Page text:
‘Amelia!’ he roared. ‘Come on out here, now!’
She’d seen him coming, but not in time. No chance to get Baby out of her crib, bundled up and ready to run. She’d hesitated too long, and now he was outside her house, stalking back and forth like an angry bear. She couldn’t see his gun, but she knew it was there, not far from his hungry hands.
‘Amelia! I’m not gon’ wait much longer!’
Her breaths quickened, and thoughts began to pile up as her panic grew. How’d he even found them? She’d done so much to cover her tracks. Hadn’t she? Laid a trail to suggest she’d gone to Kansas City… Left clues she’d married, even. She must’ve made a mistake, somewhere along the line.
She could smell that old liquor stench. The moist heat of his breath, smothering her. The pressure in her chest almost grew too much.
Then, her burning eyes fell on her father’s old shotgun, lying in the corner.
‘I know you’re in there, woman! You and that brat both!’ He spat, sudden as a slap. ‘I’m comin’ in, Amelia. See if I don’t!’
Daddy’s gun was unloaded, she knew. She couldn’t reach the bullets, on top of the tallboy, without being seen through the window. Baby stirred, moaning in her sleep.
Fast and quick, Amelia slid towards the gun, cold and heavy in her hands. Two short breaths, and she pulled open the door. Stepping out, she levelled the empty weapon at his heart.
The Good Girl
I’m a good girl. I always do what I’m told.
I have to try to be a better girl, though, because Mama’s still sad. I knew today was going to be bad because she was in bed when I left for school, and she didn’t answer me when I called out ‘goodbye!’
When I got home, she was drinking out of her special bottle again, the one I’m not allowed to go anywhere near. Her eyes were all funny, and it made me quiet inside when I saw her.
‘Get lost!’ she told me. ‘Go, on! Get lost!’ She called me a horrible name, too, but I know she didn’t mean that part, so I didn’t cry.
But she meant the other part. About getting lost.
I turned all the wrong ways when I went out through our gate. That way I knew I’d get lost as quick as I could, and Mama would be happy again.
I passed a lady with pictures all over her arms and lots of red lipstick on. Mama’s got a name for ladies like her, and it isn’t nice. So when she asked me if I was all right, I just put my head down and kept going, really quick.
Then I got to this huge park. There’s a river in it, and everything. I like the sound my feet make as I walk across the bridge. I sound like a horse or an elephant, and it’s funny.
My tummy growls, like a lion.
There’s a nice man up ahead. He has a suit on, and he has shiny shoes, and a shiny smile.
‘Hey! Hi, little treasure,’ he says. ‘You look starved! Lucky I’ve got some chocolate, eh? Come on over here for me.’
I’m a good girl. I always do what I’m told.
Most nights, I’d dream about the cloud. Hard not to – I mean, it hung on the horizon, day and night, fair weather or foul, like the frown of heaven. Those mornings when I woke up feeling like I’d eaten my pillow, I could be pretty sure it’d been in my head all through the night, trickling in through my ears, through my pores. Settling inside me with every breath.
When I was a kid I used to think the cloud was like a thick black blanket over the Old World, keeping everyone beneath it warm and safe. I’d say this to Ma as she tucked me in at night, and sometimes she’d give me a tight little smile, and sometimes not.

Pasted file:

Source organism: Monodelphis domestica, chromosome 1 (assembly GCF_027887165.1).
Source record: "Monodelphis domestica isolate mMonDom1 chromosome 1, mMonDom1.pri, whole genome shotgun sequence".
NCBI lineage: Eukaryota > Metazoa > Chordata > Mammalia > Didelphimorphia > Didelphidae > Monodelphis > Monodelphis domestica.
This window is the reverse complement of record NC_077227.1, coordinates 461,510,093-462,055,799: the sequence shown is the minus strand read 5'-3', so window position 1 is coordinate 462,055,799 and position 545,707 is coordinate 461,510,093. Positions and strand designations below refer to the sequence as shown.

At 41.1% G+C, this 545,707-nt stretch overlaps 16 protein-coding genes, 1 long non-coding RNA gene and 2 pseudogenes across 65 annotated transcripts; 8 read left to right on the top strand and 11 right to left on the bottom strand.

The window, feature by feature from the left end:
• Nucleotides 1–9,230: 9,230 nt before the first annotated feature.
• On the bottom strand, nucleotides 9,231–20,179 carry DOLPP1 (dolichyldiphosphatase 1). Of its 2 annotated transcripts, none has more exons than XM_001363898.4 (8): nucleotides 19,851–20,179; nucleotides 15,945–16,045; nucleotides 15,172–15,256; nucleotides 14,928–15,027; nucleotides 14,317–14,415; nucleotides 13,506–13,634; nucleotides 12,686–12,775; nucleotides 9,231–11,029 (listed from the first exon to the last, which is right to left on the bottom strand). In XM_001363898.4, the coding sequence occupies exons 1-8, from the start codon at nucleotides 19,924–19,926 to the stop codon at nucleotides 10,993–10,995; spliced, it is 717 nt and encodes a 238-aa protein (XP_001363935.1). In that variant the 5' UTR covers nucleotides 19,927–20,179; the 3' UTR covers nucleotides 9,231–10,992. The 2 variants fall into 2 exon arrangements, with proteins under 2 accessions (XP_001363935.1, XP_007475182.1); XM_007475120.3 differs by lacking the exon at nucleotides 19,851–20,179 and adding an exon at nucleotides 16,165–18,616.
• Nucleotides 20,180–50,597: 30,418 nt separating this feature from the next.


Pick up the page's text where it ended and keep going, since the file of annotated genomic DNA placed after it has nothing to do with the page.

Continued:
Nobody lives in the Old World now. How could they? No air to breathe, no light to see. It’s just us, over here. Far enough away to be safe, Ma said; close enough to be scared, is what she meant.
Some days it boiled, the cloud, like it was stirring to move. Others, it just sat there, placid, looking well fed and sleek. Sometimes it rolled like the sea, stirred by an unfelt wind.
‘What is it, Ma?’ I used to ask, staring out our tightly sealed windows, across the miles of barren land that separated us from it. ‘What’s it made of?’
‘Hush, now,’ she’d say, dragging me away with her poker fingers. ‘Don’t ask questions.’
There’d been lots of theories down through the years. ‘The will o’ God,’ some said; ‘the work of Ol’ Nick,’ said more. ‘The gover’ment,’ muttered others, ignoring the shushing noises from all around.
I woke one morning with my mind full up. Houses emerging from murky, inky darkness; people inside like husks, sucked dry. The cloud retreating, drawing up its roots and pulling free. A roaring noise, an angry howling. Rocks and twigs and bones flying, whirling. Blackened skin, sunken eyes, yellowed teeth exposed in a final, pointless battle against an enemy that couldn’t be fought.
I blinked the dream away and ran to find Ma, to tell her the cloud was coming, but she already knew.
Yes, all right. I admit it. These three stories are ones I originally wrote for Flash Friday, and all of them are at least a year old. However, I’m hoping this means that some of you won’t have come across them before, and that if you have come across them already, it’ll be so far in the past you won’t remember it. I’m tired today, and I tried to create something new.
I really did.
But it wasn’t happening.
So, then I thought: what about all those stories you’ve written which, like mayflies, flare and sparkle for one single day, and which are then never seen again? Some of those stories are reasonably readable. Some even pretty good. What about them?
And here we are. Three of my own personal favourites from the fifty or more stories I’ve so far written for Flash Friday, and ones which haven’t (to the best of my recollection) appeared on the blog before. I hope you enjoy them, if it’s your first acquaintance with them; I hope you enjoy renewing the acquaintance, if it’s not. Happy mid-week, and I hope you’re not in a slump, as I seem to be!
(P.S. Of course, as always, feedback on these pieces of flash fiction is welcome, and gratefully appreciated).